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The ill-advised memoir from Eminem's mom

Eminemsmom_1121

To hear Debbie Nelson tell it, none of what Eminem said about her was true. They were never on welfare, she didn't pop pills, she wasn't an alcoholic. She has written "My Son Marshall, My Son Eminem" to, as the subtitle says, set the record straight.

To hear Eminem tell it, things were the other way around. From two 1999 interviews:

"I kid you not, my family is ... Jerry Springer, the epitome of white trash."

"My mother's a .... My mother never had a job. My mother never had nothing. We didn't have ...."

I didn't have to go digging for those quotes — they're on the back cover of Nelson's book, in large type. Which seems counter to Nelson's goal. Wouldn't she want to include quotes from her son saying how wrong he was? That he made all that stuff up to fit his street persona?

Such quotes may be hard to find. Nelson once sued her son for $10 million for defamation, and while she now claims the lawsuit wasn't her idea, that hasn't seemed to warm their relationship. "So many years have passed since we really talked," she writes at the end of the book.

People have accused me of writing this book for the money, but that's the last reason for doing it. I wanted to set the record straight to let both of my sons know how much they are loved, despite my many struggles in life.... I want so much to reconcile with Marshall before it's too late.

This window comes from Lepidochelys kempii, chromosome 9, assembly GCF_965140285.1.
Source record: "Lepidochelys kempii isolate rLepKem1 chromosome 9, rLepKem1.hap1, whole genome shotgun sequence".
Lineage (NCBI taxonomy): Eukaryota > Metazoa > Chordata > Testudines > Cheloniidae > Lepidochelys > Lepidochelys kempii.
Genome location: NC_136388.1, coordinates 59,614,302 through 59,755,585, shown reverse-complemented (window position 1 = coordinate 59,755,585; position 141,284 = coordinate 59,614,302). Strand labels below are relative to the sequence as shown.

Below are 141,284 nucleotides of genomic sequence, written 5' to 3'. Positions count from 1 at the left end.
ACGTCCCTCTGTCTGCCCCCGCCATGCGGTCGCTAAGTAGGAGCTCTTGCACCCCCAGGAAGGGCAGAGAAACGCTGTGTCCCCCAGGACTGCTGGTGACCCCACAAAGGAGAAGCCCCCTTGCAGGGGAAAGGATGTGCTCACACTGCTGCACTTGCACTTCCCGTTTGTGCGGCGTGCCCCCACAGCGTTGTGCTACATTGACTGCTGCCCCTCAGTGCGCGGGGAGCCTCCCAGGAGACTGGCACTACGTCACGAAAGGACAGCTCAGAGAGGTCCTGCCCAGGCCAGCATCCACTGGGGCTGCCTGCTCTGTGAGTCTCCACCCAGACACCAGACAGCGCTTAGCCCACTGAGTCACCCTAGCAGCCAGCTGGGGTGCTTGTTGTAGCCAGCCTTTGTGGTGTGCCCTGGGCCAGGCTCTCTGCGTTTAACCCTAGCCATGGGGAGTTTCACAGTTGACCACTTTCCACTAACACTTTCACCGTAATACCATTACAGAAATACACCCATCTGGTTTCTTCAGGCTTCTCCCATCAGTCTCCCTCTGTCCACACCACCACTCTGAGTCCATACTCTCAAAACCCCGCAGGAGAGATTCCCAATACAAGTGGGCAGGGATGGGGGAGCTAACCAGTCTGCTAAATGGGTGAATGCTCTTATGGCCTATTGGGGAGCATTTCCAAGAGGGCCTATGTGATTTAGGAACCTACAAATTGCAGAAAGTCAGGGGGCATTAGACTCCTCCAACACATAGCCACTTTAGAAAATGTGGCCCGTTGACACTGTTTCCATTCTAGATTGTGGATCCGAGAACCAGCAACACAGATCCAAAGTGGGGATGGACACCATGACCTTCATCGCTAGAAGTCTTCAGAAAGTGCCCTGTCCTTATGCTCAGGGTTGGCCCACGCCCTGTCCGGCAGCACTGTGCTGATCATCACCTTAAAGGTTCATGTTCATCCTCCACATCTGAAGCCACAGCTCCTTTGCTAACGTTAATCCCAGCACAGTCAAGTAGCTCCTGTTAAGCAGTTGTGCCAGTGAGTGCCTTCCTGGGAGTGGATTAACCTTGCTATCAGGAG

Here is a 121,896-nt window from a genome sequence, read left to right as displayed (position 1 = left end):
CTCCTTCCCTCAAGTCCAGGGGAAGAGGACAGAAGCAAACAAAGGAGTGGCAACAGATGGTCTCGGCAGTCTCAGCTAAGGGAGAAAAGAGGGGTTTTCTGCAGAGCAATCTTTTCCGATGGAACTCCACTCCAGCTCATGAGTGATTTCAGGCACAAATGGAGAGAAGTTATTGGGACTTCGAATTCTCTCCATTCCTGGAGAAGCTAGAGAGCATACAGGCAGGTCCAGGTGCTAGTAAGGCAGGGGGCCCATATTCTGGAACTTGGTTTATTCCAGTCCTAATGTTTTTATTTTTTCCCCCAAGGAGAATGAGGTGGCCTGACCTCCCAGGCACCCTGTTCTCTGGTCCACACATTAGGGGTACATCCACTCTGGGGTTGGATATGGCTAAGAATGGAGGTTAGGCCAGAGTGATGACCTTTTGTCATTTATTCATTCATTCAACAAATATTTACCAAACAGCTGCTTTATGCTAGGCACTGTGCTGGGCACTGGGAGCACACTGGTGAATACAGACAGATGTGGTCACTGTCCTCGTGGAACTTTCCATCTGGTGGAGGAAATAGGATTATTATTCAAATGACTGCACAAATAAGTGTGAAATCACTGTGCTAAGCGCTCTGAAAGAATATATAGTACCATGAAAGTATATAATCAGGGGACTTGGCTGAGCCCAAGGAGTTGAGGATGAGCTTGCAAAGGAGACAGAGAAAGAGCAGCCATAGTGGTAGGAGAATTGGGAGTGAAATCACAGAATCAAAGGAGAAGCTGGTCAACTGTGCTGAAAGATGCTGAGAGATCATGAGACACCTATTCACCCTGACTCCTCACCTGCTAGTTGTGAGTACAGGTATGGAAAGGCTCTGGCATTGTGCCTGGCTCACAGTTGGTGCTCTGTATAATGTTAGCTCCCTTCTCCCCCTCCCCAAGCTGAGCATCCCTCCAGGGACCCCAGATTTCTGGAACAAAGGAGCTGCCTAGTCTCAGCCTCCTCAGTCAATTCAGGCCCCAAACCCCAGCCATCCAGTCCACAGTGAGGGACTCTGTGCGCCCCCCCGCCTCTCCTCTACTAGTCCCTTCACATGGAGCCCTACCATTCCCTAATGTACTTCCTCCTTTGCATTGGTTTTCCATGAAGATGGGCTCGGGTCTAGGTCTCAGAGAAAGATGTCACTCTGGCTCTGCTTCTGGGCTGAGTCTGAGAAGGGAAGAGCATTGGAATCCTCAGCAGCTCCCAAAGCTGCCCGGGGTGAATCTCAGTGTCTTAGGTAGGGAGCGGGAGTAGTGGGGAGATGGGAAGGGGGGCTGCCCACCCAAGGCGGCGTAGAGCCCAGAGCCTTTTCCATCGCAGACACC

Whatever happened to letters and phone calls? Is a book really the best way to tell your celebrity child you love him?

As if this weren't a sad enough state of affairs, as if the cover photo of the two of them together didn't have a strange awkwardness, Nelson writes, in the book, of her own experiences of abuse and neglect. "I'd climbed a big old apple tree to escape my drunken stepfather," she writes on the first page. "It didn't matter what went wrong at home; it was always my fault.... I heard Mom scream from inside, 'Find the kid and beat her!' "

In the song "Cleanin' Out My Closet (I'm Sorry Mama)," Eminem turned a seeming apology into an attack against Nelson, accusing her of wishing him dead, of saying, after his uncle died, that it should have been him. "I had said I wished Marshall were dead," she admits. "But I'd apologized immediately.... The words just tumbled out of my mouth. I thought Marshall had accepted that I didn't mean it. But here he was, ten years later, throwing it back in my face, telling the world what I'd done."

It's hard not to see "My Son Marshall, My Son Eminem: Setting the Record Straight on My Life as Eminem's Mother" as Nelson taking her turn to tell the world. She may have a harder time with that reconciliation because of it.

—Carolyn Kellogg

 
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